D.C.’s “Parking Cash-Out” Law: Your Choices Impact Employees

Washington, D.C.’s Transportation Benefits Equity Amendment Act of 2020, also known as the “parking cash-out” law, impacts almost every major employer in D.C.: those who have both 20 or more employees, and where the employer provides employee parking spaces that the employer does not own. The goal of the bill is to reduce the amount of single-occupancy vehicles used for commuting by mandating employers incentivize sustainable transportation at par with employer parking incentives.

Put simply, you provide a parking benefit for employees, you now need to provide them the same market value in a clean-air transportation fringe benefit.

Administratively, this may not be a difficult task, especially if your payroll system is already set up to allow employees to pay for transit commute expenses with pre-tax wages (similar to employee contributions to health care programs). 

However, the law should not be viewed solely as a regulatory and financial issue. From the perspective of retaining and recruiting talent, the options you choose in complying with this law could have serious ramifications.

There are three main ways to comply with the law, and a fourth choice to get out of the law altogether! Adapted from § 32–152.01. “Parking benefit equivalent”

If an employer offers a parking benefit to an employee, the employer shall:

  • Offer the employee a Clean-air Transportation Fringe Benefit in an amount equal to or greater than the monthly market value of the parking benefit offered to the employee
  • Pay to the Department a Clean Air Compliance fee of $100 per month for each employee who is offered a parking benefit
  • Implement a transportation demand management plan

Option 1: Offer the Clean-air Transportation Fringe Benefit

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This was what the law was designed to do, and is a recommended option. As you are likely already navigating compliance with D.C.’s Commuter Benefits Law, employers could add the benefit amount to a pre-existing employee-paid pre-tax benefit account, or to the employer-paid direct benefit account for transportation.

Take note that the law puts the role of estimating the amount of the benefit on the employee: “an employee who accepts a Clean-air Transportation Fringe Benefit shall, in a form determined by the Department, estimate the amount of the Clean-air Transportation Fringe Benefit that the employee will use each month.”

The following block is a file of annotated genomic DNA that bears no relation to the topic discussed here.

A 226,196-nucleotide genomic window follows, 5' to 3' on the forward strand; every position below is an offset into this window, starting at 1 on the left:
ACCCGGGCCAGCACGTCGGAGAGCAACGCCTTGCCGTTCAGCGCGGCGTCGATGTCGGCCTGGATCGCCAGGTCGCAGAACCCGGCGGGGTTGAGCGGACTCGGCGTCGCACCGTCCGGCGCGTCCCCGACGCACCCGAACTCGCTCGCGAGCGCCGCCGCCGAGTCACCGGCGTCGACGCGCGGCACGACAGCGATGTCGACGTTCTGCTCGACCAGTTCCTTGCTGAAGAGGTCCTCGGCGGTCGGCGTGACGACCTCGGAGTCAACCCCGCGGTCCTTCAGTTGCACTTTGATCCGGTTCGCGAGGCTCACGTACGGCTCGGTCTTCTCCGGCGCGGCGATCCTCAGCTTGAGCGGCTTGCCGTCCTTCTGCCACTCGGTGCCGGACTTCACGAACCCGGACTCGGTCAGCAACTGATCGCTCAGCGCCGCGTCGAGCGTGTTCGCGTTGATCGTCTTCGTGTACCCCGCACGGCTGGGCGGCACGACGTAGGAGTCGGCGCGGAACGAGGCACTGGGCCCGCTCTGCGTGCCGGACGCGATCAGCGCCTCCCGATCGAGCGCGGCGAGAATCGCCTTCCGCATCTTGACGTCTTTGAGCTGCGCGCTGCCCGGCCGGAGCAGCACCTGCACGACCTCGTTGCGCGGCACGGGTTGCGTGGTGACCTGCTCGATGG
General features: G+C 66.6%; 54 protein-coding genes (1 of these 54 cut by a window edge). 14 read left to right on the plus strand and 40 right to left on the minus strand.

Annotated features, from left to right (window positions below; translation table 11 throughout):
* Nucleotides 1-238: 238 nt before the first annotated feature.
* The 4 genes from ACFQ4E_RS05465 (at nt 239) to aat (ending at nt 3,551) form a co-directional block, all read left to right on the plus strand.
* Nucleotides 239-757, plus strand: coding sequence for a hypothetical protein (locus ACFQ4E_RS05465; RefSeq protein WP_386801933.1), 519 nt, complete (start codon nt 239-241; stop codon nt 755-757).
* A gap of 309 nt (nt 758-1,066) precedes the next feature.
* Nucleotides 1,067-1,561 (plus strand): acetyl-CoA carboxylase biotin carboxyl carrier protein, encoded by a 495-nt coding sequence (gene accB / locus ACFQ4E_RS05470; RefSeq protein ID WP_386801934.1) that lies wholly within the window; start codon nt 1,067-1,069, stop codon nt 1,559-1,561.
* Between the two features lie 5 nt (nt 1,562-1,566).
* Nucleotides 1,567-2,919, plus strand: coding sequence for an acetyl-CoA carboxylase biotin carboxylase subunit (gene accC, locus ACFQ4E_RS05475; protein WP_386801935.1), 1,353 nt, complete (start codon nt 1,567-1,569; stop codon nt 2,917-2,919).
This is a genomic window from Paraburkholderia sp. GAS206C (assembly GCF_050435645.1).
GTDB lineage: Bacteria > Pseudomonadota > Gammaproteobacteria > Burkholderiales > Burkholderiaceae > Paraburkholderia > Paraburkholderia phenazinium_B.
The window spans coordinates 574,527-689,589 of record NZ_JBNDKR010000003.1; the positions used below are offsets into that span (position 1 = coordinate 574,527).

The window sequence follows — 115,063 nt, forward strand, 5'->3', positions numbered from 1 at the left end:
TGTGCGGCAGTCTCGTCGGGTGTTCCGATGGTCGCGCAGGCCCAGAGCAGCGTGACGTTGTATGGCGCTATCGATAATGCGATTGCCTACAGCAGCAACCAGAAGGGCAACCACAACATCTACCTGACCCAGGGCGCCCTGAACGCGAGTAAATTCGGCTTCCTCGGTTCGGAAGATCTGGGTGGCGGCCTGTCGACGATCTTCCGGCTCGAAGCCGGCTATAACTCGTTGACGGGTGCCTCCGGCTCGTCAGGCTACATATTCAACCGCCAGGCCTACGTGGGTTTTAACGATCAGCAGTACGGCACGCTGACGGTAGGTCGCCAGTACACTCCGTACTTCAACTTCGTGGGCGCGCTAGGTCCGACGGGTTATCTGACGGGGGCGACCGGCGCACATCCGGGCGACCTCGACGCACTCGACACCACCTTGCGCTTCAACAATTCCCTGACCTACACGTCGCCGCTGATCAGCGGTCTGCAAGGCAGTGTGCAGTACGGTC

If that estimate is less than what is offered to the employee for a parking benefit, the employer will need to provide compensation on top of the benefit, an increase of a contribution to the employee’s health coverage, or both, so the total amount is at parity with the market value of the offered parking benefit.

It’s recommended to have standardization or a common method for determining the potential costs of a commute across employees, and that employees are engaged directly regarding their variety of commute options. 

Option 2: Pay Fees of $1,200 Each Year for Each Eligible Employee

If “free parking” is baked into your agreements with employees, or if you’re tied in long-term contracts for parking spaces that wouldn’t make sense to change when the lease is renewed, and also choose to not offer the value of the parking benefit to employees as a Clean-air Transportation Fringe Benefit, paying a $100/employee/month fee is technically an option.

You may be able to mitigate some of the financial impact by offering fewer groups of employees a parking benefit. However, removing a parking benefit without providing a transit benefit (and appropriate commute planning resources) could result in serious employee pushback and potential turnover.

On the flipside, the prospect of removing a parking benefit may actually be easy for some employees who have transitioned to full-remote schedules. For those who may need to come to the workplace periodically or will have a hybrid work schedule in the future, it’ll be imperative to work with those employees on their transportation choices if they no longer will have a parking spot to drive to (and you’re not helping them financially with that change to a sustainable mode). 

Bottom line: paying what is effectively a fine instead of providing that money as a benefit to the employee is likely not a viable solution for most companies long-term.

Option 3: Implement a Transportation Demand Management (TDM) Plan